Change Your Image (With the Greatest PR Campaign In The World!)

by Matt Mattson

How can you change your organization’s image on your campus, or in your community?  How can you fight the stereotypes that plague your group and keep high quality people from joining?  What can you do about the campus administrators, student newspaper editors, admissions counselors, and professors that talk badly about your organization?

I’ve got great news.  I’ve uncovered the greatest Public Relations campaign in the history of the earth, and it applies to organizations of all sorts — from student clubs, to fraternities and sororities, to community and civic groups, and more.

Before I just come right out and tell you the secret, I’ll tell you where I learned it.  In college I actually studied advertising and public relations for my undergraduate degree.  For four full years I toiled relentlessly to learn to write press releases, buy advertising space, write news copy, and design logos.  I learned about branding, media, marketing, and so much more.  Then, in my final “capstone” class of my college career, the professor said something painfully true toward the end of the semester, “I’m guessing you’re all experts in the tactics of PR by now, but I’ll tell you something that probably none of your other professors have mentioned – public relations is just lunch.”

Lunch?  I was confused.  Then it sank in.  The best (and really the only) way to change people’s minds about your group is through trust.  The best way to earn trust is through relationships.  One of the best way to build relationships is through… lunch.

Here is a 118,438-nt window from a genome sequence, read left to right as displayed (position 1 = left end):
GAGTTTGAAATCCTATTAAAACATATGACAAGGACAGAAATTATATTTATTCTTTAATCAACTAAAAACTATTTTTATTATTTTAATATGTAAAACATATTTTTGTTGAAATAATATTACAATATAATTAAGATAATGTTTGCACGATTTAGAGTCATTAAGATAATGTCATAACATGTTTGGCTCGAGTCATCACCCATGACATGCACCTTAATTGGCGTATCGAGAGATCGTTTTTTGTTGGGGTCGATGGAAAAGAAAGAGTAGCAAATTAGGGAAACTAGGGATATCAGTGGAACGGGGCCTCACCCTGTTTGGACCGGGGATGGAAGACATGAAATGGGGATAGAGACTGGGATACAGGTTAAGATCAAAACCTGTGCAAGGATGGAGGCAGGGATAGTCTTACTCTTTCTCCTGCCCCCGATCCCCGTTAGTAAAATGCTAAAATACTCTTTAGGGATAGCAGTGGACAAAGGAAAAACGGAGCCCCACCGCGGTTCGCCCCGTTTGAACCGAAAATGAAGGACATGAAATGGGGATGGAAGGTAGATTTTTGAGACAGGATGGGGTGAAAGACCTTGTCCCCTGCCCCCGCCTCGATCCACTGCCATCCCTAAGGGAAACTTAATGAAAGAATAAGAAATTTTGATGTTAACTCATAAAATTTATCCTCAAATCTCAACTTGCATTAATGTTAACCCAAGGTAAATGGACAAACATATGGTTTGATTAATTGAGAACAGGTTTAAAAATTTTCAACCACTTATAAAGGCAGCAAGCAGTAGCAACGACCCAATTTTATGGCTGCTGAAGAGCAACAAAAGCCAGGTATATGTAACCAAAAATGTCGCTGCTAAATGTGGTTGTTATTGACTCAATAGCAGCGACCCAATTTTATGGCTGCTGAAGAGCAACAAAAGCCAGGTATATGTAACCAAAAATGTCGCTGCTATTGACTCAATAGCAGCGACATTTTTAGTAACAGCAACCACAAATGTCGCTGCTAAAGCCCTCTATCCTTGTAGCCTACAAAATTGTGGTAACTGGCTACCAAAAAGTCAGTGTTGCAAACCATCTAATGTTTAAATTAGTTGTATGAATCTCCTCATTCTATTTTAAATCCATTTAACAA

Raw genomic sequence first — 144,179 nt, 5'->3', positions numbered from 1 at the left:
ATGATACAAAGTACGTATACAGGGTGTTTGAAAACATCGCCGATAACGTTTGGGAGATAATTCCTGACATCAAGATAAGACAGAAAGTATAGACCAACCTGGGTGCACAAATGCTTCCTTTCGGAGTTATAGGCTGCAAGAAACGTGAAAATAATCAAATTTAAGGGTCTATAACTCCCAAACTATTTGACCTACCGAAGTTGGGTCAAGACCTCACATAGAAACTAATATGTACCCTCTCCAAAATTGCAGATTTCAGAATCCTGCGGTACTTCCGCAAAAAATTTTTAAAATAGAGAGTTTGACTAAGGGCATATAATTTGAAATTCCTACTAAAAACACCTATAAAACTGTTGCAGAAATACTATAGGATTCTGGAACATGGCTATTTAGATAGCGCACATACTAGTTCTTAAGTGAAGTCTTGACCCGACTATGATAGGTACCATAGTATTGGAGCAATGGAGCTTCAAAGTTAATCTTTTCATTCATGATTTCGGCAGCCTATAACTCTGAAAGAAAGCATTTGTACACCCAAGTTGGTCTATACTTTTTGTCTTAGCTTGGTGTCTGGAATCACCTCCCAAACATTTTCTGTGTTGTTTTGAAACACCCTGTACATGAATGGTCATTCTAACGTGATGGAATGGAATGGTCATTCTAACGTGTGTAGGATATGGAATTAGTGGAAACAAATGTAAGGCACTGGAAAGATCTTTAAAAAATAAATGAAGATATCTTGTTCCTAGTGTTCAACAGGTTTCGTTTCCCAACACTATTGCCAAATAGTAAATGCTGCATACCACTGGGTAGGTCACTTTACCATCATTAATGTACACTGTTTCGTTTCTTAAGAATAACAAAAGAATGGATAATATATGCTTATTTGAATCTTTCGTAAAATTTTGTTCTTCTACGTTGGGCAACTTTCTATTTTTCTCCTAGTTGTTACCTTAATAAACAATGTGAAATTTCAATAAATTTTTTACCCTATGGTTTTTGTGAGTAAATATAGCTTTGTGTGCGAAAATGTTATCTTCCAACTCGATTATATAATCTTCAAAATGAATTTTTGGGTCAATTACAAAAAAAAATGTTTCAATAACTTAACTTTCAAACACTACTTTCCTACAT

How to do the greatest PR campaign in the world (for college student organizations):

  1. Make a list of the top 25 most influential, non-affiliated (with your organization), undergraduate student leaders on your campus.
  2. Make another list of the top 10 faculty/staff members who are best positioned to help your cause but don’t yet do so.
  3. Take those 35 people out to coffee, lunch, breakfast, dinner, or just for a one-on-one meeting with you.
  4. Next, just ask questions.  Listen.  Ask more questions.  Listen carefully.  Say thank you.

That is all.  Here are some of my favorite questions to ask during these campaign:

“I’m trying to learn from the most influential people on campus.  I want to make my group better, and I deeply respect you.  I want to learn from you. The more honest your answers the better I’ll be able to improve my group.  I really trust your opinion.  Can I ask you some questions?”

  • What do you really think of our organization – deep down?
  • If our organization didn’t exist, how much would that matter to you? to this campus?
  • If you were in charge of our organization, what would you do differently?
  • How did you first learn of our organization?
  • Why have you never joined our organization?
  • What could we have done differently to have attracted someone like you to our group?
  • If you were part of a group with a mission that read “[insert your mission],” how would you lead it?
  • What type of people should we be seeking out that we aren’t already?  How do we find them?
  • What are the groups on campus that you respect the most?  What makes them great in your mind?
  • Would you be willing to meet with some of my fellow leaders to share this point of view?
  • If I wanted to find other people who think like you, who are 5 other people you’d recommend I call?

We teach Dynamic Recruitment.  Doing this will help with membership recruitment (a lot if you do it right).
We teach Social Excellence.  Doing this is Socially Excellent.